I, like many, would love to see the Sun rise again somehow. In these trying financial times, can they do it on their own, or do they need someone like Apple to get them through the difficult times?

Wednesday, October 29, 2008

Tuesday, October 28, 2008

It Ain't Over 'til It's Over

Last night I was reminded of one of my favorite quotes:

by Yogi Berra

How many business deals have you lived through that you thought were signed, sealed, and delivered only to have the deal implode at the 11th hour?

Rather than hit my head against that same wall of pain over and over, I use Yogi's quote as a reminder to work every project, every deal all the way through the finish line. While some deals may still implode, at least it won't be because I took my eye off the ball before the last out was made.

Speaking of last out...the reminder for this post came from last night's World Series game. I am a long-suffering Phillies fan, and the fightin' Phils were looking to close out the Tampa Rays in the 5th game of the World Series. They were up 2 - 0 early on, but after 6 innings of cold, miserable driving rain, the game was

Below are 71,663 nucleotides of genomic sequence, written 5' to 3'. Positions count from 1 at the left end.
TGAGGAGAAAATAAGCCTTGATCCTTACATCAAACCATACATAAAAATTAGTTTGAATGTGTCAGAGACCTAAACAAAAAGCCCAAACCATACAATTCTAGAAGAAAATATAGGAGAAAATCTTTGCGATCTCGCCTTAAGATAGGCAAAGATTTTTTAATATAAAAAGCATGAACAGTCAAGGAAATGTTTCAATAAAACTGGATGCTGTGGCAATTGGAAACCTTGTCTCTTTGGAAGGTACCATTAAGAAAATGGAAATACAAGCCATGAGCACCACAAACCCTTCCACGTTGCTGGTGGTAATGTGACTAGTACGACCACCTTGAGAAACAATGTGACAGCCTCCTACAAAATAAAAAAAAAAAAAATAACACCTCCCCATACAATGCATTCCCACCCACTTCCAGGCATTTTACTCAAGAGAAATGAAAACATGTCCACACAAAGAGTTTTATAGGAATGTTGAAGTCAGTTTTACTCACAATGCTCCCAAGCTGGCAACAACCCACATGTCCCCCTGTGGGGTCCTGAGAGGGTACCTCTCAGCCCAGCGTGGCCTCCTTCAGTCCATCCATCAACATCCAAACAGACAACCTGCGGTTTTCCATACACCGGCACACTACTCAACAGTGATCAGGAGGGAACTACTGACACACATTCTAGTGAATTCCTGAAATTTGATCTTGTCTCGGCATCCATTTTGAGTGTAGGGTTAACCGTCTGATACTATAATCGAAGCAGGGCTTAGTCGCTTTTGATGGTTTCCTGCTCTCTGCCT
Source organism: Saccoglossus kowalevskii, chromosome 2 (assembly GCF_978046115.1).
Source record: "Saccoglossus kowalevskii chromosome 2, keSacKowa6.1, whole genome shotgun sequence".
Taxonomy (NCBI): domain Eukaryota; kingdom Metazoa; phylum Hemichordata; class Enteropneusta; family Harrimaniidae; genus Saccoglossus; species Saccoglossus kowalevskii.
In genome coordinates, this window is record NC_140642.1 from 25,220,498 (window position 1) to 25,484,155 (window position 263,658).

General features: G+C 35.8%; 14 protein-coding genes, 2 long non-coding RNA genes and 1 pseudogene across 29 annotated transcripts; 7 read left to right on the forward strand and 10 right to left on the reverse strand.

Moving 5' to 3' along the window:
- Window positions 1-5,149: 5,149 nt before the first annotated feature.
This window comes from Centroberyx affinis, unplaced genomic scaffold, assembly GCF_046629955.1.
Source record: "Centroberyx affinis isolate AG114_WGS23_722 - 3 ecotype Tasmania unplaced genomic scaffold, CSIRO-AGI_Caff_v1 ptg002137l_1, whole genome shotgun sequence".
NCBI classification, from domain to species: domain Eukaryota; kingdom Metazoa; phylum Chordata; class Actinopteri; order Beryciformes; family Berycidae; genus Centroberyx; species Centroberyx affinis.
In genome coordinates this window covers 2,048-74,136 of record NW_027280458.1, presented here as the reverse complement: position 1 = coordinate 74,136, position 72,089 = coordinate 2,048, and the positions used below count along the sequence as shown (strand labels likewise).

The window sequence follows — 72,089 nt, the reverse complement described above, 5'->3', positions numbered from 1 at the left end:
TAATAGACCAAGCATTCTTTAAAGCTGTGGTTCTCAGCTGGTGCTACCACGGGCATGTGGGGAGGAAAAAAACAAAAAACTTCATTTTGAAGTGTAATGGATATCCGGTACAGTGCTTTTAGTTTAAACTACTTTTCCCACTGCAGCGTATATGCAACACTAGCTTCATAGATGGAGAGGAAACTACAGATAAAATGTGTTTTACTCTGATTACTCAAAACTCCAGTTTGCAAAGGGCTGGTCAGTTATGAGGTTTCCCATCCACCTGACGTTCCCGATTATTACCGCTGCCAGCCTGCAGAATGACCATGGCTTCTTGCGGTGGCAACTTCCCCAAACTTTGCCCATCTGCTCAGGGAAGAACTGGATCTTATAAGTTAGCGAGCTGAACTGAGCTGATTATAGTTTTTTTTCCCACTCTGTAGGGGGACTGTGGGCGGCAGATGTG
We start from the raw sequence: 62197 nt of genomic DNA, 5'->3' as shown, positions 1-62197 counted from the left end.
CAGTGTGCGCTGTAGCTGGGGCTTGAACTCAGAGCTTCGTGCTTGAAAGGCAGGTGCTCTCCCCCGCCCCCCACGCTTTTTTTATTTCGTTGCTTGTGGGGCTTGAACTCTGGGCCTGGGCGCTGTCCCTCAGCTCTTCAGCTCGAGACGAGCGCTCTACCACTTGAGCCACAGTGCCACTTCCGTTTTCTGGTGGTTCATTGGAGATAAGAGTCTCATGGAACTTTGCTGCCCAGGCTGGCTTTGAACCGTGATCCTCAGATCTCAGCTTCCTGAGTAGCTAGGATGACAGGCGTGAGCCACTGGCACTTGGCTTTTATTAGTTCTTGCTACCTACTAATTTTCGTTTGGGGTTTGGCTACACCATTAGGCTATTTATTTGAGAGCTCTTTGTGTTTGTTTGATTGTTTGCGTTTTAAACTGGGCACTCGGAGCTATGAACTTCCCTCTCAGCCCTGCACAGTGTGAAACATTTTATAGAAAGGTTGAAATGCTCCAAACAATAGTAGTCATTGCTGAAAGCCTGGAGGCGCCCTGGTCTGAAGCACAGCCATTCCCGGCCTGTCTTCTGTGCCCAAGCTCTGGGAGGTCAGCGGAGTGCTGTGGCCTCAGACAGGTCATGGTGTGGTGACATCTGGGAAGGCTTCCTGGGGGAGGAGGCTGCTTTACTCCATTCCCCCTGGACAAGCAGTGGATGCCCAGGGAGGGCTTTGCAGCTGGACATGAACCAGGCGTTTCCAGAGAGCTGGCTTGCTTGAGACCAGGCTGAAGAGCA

finally postponed in the 6th inning, tied at 2 - 2.

As of this writing, they're looking to finish the game tonight. Weather outlook? Cold, possible showers....and snow flurries.
Aarrgghh! The baseball gods are clearly pissed off about something.

Maybe I'll ask Yogi to put in a good word with the baseball gods, while I continue to root my team on: Let's Go Phillies!!

Saturday, October 25, 2008

Sumo or Judo: What's Your Strategy?

Rather than take on bigger competitors head to head using a Sumo technique...

...I find it infinitely better to use distinctive competence as the leverage for a classic Judo move that flips the competition on its head.

Distinctive competence is the unique and valuable strength that sets you apart from the competition, and Judo is all about using leverage, speed, and agility to your advantage. Combining the two gives you the best shot at winning.

I use this Sumo vs. Judo analogy all the time. In my opinion, the Judo guy in blue is having far more fun than the small, scrawny [and likely frustrated] guy in the Sumo picture at the the top.